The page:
After our (fake) beach stroll, we went to the center of the Old City, known as the Gothic Quarter, to a plaza where the parliamentary buildings stand. On this day, there were protesters outside. Apparently this is a frequent occurrence. Here, we met our bicycle tour guide and began our three-hour bike tour around the city center and along the beach.
The Gothic Quarter is so interesting – full of big, beautiful buildings from medieval times, Catalan architecture, narrow, winding alleyways, flat upon flat with clothing hanging above, colourful graffiti, old churches, plenty famous and historical sights and last but not least, fountains.
After our bike trip, we headed up to Park Guell in the Gracia district. Designed by Antoni Gaudi and built in the early 1900s, this garden park is known for its mosaic, which covers benches, houses and a well-known lizard which can usually be seen molested by tourists. Again looking down on Barcelona as the sun began to set, we enjoyed another great view of the city before heading back to our hostel to get ready for the night.
On our last night out in Spain, we bought tickets to see a short Flamenco show. Most of the Flamenco shows included supper or a drink and were 40 Euros or more. We found this one online for the smashing price of only 6 euros and it happened to be at Placa Reial in the Gothic Quarter. This quarter, like most of the others in the center of the old city, is spacious in the center with restaurants lining the outsides. Here, you can also find lamps that were designed by Gaudi.
The flamenco show comprised of a five-man band and two female dancers. Although short, it was really enjoyable. I especially liked the band and had never heard music like that live. We then looked around for somewhere to eat. Pretty hungry at this time (our stomachs were still adjusting to eating after 10pm), we got frustrated from going around and around trying to choose the best tapas, and ended up settling for one that seemed reasonable from the outside. Big mistake. Our bike tour guide had told us which areas to avoid for food (including the big touristy street, Las Ramblas) but we had not heeded his advice. Looking back, I’m not sure why I thought that this restaurant looked fine from the outside, since there were images of food outside that looked exactly like those photos you’ll see outside kebab shops in London.
Also on our tour guide’s advice that decent, chilled bars could be found in the district of Gracia, we took a metro to this area, but, once at the metro station, weren’t quite sure where to go, so we ended up heading back to the center of town which was the busiest.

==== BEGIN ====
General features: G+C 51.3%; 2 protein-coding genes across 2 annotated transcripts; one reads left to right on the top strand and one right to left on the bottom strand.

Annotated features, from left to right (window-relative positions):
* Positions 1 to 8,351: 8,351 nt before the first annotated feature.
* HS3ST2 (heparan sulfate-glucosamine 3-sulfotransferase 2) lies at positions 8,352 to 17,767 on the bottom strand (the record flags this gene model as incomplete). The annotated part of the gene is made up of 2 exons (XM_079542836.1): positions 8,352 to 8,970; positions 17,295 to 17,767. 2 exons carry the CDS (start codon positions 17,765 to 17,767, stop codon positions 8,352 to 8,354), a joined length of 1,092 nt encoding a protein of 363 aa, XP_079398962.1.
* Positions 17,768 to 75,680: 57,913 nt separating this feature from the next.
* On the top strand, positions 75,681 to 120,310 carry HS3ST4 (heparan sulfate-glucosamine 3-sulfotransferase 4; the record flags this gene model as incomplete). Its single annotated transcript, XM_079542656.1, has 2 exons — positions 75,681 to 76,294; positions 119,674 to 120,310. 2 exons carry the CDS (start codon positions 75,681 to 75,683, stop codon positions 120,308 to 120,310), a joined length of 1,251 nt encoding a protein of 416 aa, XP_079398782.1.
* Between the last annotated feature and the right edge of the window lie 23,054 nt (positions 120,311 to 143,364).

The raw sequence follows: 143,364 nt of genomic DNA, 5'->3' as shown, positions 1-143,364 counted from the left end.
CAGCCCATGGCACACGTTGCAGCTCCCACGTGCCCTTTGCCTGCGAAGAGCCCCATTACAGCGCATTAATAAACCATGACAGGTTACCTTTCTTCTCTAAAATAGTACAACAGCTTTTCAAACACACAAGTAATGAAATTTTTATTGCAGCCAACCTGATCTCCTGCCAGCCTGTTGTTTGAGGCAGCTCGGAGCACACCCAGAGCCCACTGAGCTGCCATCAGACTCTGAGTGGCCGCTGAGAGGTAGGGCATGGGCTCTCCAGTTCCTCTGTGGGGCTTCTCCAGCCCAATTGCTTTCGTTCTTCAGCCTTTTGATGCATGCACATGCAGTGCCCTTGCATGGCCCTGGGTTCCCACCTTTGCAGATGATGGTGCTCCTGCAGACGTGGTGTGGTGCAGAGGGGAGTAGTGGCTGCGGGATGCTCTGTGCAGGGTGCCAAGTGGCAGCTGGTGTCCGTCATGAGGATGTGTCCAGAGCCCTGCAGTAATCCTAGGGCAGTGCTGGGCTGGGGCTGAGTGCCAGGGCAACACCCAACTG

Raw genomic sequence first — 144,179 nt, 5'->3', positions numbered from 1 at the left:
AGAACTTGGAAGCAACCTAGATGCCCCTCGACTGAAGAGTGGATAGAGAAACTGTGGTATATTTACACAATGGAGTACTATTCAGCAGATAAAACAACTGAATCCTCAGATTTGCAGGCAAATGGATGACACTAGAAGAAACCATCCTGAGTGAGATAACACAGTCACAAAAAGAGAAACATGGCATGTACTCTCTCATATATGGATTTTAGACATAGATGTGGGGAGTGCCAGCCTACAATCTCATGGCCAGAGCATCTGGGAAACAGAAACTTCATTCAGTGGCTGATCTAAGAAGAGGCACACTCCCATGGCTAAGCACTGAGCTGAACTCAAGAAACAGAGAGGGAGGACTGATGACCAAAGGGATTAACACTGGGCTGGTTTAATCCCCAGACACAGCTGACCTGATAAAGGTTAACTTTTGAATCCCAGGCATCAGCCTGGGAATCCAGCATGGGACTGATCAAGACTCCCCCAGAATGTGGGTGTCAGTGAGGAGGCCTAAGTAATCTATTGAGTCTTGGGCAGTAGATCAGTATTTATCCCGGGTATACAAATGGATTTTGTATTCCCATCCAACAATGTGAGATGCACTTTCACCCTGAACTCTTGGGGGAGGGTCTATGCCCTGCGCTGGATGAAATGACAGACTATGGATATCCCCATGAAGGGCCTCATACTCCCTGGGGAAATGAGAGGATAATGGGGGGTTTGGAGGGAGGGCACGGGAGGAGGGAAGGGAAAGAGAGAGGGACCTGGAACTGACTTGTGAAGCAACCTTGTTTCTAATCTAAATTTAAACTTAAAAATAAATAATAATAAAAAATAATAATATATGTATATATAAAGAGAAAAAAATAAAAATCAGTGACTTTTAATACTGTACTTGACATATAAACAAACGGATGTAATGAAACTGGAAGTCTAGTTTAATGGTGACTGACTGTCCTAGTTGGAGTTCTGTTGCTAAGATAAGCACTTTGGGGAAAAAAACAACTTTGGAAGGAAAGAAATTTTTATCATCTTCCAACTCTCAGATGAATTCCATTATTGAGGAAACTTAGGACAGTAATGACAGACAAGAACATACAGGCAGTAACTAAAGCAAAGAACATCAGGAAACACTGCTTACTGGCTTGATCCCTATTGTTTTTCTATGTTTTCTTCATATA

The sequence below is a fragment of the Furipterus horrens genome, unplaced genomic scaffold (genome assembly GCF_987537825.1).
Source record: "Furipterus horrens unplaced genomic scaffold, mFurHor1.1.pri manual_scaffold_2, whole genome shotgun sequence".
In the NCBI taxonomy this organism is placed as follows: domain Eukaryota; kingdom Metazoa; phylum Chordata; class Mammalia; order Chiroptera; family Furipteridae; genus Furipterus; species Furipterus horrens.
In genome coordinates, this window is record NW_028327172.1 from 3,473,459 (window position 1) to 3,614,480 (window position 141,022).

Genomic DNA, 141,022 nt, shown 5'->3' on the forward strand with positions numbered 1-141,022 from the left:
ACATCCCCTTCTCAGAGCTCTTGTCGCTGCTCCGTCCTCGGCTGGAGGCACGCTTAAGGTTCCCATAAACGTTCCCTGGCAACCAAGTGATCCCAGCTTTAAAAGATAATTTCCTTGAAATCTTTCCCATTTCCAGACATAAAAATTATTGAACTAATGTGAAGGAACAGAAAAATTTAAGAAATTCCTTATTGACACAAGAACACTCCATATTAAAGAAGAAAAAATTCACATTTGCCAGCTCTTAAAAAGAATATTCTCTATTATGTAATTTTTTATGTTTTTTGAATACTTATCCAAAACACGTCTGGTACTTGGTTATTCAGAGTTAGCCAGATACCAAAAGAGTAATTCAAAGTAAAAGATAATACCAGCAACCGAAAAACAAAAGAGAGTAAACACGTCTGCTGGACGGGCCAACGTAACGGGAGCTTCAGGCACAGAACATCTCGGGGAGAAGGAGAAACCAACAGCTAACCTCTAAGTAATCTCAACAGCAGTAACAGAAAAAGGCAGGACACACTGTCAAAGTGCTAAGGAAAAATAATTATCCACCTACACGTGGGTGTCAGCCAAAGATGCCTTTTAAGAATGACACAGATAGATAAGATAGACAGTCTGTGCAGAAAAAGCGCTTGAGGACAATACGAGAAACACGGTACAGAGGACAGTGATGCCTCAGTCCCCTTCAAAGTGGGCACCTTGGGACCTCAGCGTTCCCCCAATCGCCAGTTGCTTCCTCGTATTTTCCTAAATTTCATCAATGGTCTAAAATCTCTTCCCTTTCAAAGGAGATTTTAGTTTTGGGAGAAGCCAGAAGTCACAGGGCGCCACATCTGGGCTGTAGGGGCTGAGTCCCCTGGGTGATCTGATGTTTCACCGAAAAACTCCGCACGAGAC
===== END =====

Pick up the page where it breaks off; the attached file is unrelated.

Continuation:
Walking along Las Ramblas (just like walking around Sol station in Madrid, and I’m sure like most of the main areas of the bigger Spanish cities), we were hounded by promoters trying to get us into one of the clubs. We ended up going for one of these on Las Ramblas, and, fortunately, it was pretty decent and not entirely plagued by the rest of the city’s tourists (yes, we may be tourists, but my increasingly improving Spanish skills could have fooled you… OK, even if that were true, the red hair and ghostly white skin seemed to throw people off and immediately put me at a disadvantage).
After a cocktail, we moved on and ended our night at a downstairs club in the same building as where we saw the flamenco. From your traditional club pop, we moved on to 90s hip hop. Different, but fun, especially since 90% of the crowd could have made careers as dancers.
Day 6 – Friday
We had one morning left in Barcelona and we still had a bunch of sights we wanted to see. Unfortunately, we could only fit in two more. We started off with some last-minute shopping back along Las Ramblas and then headed up to the famous Basílica i Temple Expiatori de la Sagrada Família. This gigantic Roman Catholic church, designed by Gaudi, is still being worked on (and is apparently the cause of much debate) but is magnificent in appearance. Unfortunately, we couldn’t admire its beauty for too long as we still had to rush off to the Museu d’Historia de la Ciutat. At this museum, you can go downstairs to old Roman ruins and, by listening to an audio guide, learn about an ancient way of life. It’s very interesting and I would have loved to spend more time there, as well as in the rest of the museum. I was sad to rush through it.
Alas, we had a plane to catch back to London and had to wave Spain goodbye. All in all, it was a top notch holiday. Going over our highlights and low lights on our way home, we couldn’t even think of any real low lights. We settled on our bike tour as our highlight (it was a great way of covering some good ground and seeing many sights in Barcelona as well as going through those windy alleyways ). The only lowlight we could really think of was our disappointing supper on Thursday night, and even then, all the other good food made up for it.
There’s lots to go back for though and so we plan to do just that. One day. A spring trip to Barcelona with a ferry ride to Ibiza is one of my ideas. I’ll add that to the list. So, that makes….. hmmmm…… 1 000 000 and 1?